Mumbai, April 19: Dr. Gagandeep Kang, Executive Director of the Translational Health Science and Technology Institute (THSTI) and the current chair of the WHO Southeast-Asia region’s Immunisation Technical Advisory Group, has been named as a fellow of the Royal Society, London. Kang, a decorated virologist, is the first Indian woman scientist who has been elected as a Fellow of the Royal Society, the oldest scientific academy in the world which has been in existence for 360 years.
The Royal Society is an independent scientific academy of the UK and the Commonwealth, dedicated to promoting excellence in science.
Kang’s work has straddled many disciplines as she has over the past 25 years, conducted research into the transmission, development and prevention of enteric infections among children. The virologist has played an instrumental role in developing two indigenous vaccines against rotavirus and typhoid. Kang played a leading role in the development of the rotavirus vaccine (to prevents lakhs of diarrhoeal deaths among children) project. The vaccine is scheduled to be a part of the universal immunisation programme for India but is undergoing additional trials. Her team is currently working out the disease burden.
“She and her collaborators built national rotavirus and typhoid surveillance networks. They established laboratories to support vaccine trials and conducted clinical trials of two WHO pre-qualified vaccines, made by two Indian companies. As the first woman Fellow of the Royal Society working in India, she is a trail-blazer,” commented K Vijayraghavan, Principal Scientific Advisor to the Government.
The WHO’s South East Asia Region Organisation (SEARO) estimates that globally the rotavirus kills approximately 453,000 children under the age of five every year, and of whom 1,27,000 children are from Southeast Asia and almost a lakh from India.
Meanwhile a statement on her biography from the Royal Society said, “She (Kang) is investigating the complex relationships infection, gut function and physical and cognitive development, and seeking to build a stronger human research in India,” while announcing the names of 51 distinguished scientists selected as fellows of arguably the world’s pre-eminent scientific academy.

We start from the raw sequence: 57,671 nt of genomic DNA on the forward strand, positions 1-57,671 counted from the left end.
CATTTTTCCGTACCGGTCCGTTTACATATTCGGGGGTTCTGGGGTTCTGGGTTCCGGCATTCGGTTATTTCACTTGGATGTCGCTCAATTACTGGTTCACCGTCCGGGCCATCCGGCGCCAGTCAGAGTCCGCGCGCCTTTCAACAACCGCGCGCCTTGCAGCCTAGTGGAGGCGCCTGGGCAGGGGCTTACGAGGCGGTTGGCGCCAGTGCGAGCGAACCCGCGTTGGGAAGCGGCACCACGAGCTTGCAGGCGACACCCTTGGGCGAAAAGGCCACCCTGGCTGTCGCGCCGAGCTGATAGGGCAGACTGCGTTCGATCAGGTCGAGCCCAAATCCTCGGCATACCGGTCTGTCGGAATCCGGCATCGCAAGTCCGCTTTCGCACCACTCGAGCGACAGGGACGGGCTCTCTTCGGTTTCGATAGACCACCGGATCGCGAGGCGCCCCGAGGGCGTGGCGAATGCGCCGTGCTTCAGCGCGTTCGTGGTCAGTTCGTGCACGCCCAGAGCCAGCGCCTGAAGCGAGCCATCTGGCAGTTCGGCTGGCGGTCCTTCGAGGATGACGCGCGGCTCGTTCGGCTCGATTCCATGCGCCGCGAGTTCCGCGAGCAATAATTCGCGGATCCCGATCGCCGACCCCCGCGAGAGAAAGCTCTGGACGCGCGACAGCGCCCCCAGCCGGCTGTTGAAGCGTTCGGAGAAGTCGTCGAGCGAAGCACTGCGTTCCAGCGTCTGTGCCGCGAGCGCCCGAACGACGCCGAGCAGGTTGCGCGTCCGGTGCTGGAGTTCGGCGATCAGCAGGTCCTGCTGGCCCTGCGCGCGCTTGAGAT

“It is our Fellowship that has remained a constant thread and the substance from which our purpose has been realised: to use science for the benefit of humanity. “ Venki Ramakrishnan PRS
— The Royal Society (@royalsociety) April 17, 2019
Kang’s achievement is all the more remarkable as the representation of women in the field of STEM sciences is considered abysmal.
Dr. Kang commented on the honour and said her selection was also an acknowledgement of the high-quality research being carried out in Indian laboratories, according to Deccan Herald. “We don't see many women scientists around and very few in the leadership role. It’s not because women are less capable but because the system (science establishment) doesn't provide the necessary support in terms of flexible working hours or shifting of jobs…We can't wait for black swans to become the norm,” she added.
Apart from Kang, 82-year-old chairman of pharmaceutical major Cipla, Yusuf Hamied is among a host of Indian-origin experts honoured in the 2019 list of new fellows of the UK's Royal Society.
Among the other Indian-origin scientists elected as fellows this year include Prof Gurdyal Besra, Bardrick Professor of Microbial Physiology and Chemistry, Institute of Microbiology and Infection, School of Biosciences, University of Birmingham; Prof Manjul Bhargava, R Brandon Fradd Professor of Mathematics, Department of Mathematics, Princeton University; Executive Director, Translational Health Science and Technology Institute, India; Prof Anant Parekh, Professor of Physiology, Department of Physiology, Anatomy and Genetics, University of Oxford; and Prof Akashay Venkatesh, Professor, School of Mathematics, Institute for Advanced Study. (With PTI inputs)